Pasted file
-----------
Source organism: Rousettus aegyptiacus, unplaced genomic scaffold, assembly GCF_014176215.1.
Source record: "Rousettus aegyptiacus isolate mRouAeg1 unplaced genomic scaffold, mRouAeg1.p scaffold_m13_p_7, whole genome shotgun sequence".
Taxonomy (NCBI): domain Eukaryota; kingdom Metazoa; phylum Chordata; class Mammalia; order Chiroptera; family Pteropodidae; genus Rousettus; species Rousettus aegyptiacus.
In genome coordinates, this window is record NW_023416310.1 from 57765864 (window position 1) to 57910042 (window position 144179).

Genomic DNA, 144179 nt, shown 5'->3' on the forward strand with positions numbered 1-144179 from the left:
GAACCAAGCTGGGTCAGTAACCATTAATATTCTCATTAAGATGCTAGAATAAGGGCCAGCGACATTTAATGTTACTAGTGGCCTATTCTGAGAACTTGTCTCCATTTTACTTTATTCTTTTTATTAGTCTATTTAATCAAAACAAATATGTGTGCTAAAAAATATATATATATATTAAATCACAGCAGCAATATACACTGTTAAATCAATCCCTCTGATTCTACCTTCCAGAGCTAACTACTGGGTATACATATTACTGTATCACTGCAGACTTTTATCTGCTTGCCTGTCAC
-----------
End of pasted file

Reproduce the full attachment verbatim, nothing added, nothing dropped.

Source organism: Rousettus aegyptiacus, unplaced genomic scaffold, assembly GCF_014176215.1.
Source record: "Rousettus aegyptiacus isolate mRouAeg1 unplaced genomic scaffold, mRouAeg1.p scaffold_m13_p_7, whole genome shotgun sequence".
Taxonomy (NCBI): domain Eukaryota; kingdom Metazoa; phylum Chordata; class Mammalia; order Chiroptera; family Pteropodidae; genus Rousettus; species Rousettus aegyptiacus.
In genome coordinates, this window is record NW_023416310.1 from 57765864 (window position 1) to 57910042 (window position 144179).

Genomic DNA, 144179 nt, shown 5'->3' on the forward strand with positions numbered 1-144179 from the left:
GAACCAAGCTGGGTCAGTAACCATTAATATTCTCATTAAGATGCTAGAATAAGGGCCAGCGACATTTAATGTTACTAGTGGCCTATTCTGAGAACTTGTCTCCATTTTACTTTATTCTTTTTATTAGTCTATTTAATCAAAACAAATATGTGTGCTAAAAAATATATATATATATTAAATCACAGCAGCAATATACACTGTTAAATCAATCCCTCTGATTCTACCTTCCAGAGCTAACTACTGGGTATACATATTACTGTATCACTGCAGACTTTTATCTGCTTGCCTGTCAC